Thursday, January 27, 2011

Winter Musings

Hello once again!

About a week ago, we celebrated my husband's and son's name day, St. Anthony, which occurs on January 17. The Greeks typically celebrate name days for the saints that they are named after. So many Greeks are named after saints, like John, George, Nicholas, Mary, Anthony, Peter, Paul, and so on. Since my name is Hypatia, which is not a saints name (but from an ancient female mathematician in Alexandria), the closest I come to celebrating my name day is March 31st, which is St. Hypatios day.

We are in the heart of old man winter, cold and blustering and white with snow! Received several inches of snow today. Everything was blanketed in majestic white. Since I'm a stay at home mom, had already done the shopping yesterday in preparation for the snow. Stayed home and enjoyed it. So of course our son had to go out sledding, and we joined him. First we made a hill and with his sled, went on top of it and flew down the hill.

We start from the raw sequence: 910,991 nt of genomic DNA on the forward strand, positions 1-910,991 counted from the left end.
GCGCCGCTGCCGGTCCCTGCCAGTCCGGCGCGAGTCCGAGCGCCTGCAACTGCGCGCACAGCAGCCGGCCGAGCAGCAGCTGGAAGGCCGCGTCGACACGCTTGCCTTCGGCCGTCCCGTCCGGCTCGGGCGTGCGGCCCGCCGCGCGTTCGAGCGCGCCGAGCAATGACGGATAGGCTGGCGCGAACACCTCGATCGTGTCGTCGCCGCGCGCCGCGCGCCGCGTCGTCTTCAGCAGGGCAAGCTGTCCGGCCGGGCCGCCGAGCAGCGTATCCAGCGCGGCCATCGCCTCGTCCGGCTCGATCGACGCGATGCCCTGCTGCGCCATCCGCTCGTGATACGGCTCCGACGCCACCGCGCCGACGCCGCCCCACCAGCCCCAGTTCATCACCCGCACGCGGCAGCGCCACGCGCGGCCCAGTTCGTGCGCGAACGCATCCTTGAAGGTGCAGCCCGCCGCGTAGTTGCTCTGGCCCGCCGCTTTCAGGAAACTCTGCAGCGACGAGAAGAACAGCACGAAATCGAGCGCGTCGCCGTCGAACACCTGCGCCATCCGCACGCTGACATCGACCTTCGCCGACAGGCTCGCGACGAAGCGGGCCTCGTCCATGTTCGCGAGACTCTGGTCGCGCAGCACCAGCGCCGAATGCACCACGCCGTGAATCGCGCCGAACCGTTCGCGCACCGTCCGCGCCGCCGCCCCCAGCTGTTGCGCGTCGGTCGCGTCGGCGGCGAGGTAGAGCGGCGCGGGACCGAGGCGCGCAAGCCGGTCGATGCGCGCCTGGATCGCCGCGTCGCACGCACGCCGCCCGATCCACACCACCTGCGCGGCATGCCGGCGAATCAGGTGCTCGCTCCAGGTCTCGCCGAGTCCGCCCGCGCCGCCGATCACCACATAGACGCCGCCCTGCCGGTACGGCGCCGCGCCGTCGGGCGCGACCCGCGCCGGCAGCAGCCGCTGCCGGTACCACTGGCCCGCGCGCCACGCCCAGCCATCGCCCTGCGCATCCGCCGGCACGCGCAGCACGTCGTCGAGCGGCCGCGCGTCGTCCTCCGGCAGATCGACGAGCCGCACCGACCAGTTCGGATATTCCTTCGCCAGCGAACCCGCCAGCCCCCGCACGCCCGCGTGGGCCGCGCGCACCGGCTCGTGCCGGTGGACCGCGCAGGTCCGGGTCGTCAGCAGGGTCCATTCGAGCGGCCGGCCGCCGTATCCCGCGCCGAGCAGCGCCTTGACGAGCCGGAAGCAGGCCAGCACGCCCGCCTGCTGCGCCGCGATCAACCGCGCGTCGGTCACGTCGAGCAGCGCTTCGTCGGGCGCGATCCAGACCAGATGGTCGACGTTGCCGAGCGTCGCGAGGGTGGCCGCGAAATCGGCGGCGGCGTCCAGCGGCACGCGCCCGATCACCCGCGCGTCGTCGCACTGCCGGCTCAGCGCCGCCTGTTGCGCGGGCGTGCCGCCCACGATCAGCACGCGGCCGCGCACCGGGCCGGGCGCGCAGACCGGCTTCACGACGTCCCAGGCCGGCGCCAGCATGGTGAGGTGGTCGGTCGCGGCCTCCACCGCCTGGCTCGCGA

Made a wonderful bean soup today from stockpiled cans of beans. I like to always have extra cans of something (beans, beans, and more beans - ha!) around, just in case, for an emergency. I periodically run through them and see if the expiration date is near. Today I found a few cans of kidney beans, and garbanza beans expiring this month, so I made the following soup, which was scrumptious! It's great when the weather is cold outside. I have the recipe below. Good for 9 servings. Enjoy!

Patty's Bean Soup

3 cans Kidney Beans
1 can Garbanzo Beans
2 large carrots, sliced
1 celery, sliced
1 large onion, diced
2 cloves garlic, diced
1/5 cabbage, sliced
2 zuccini, sliced
1 red pepper, sliced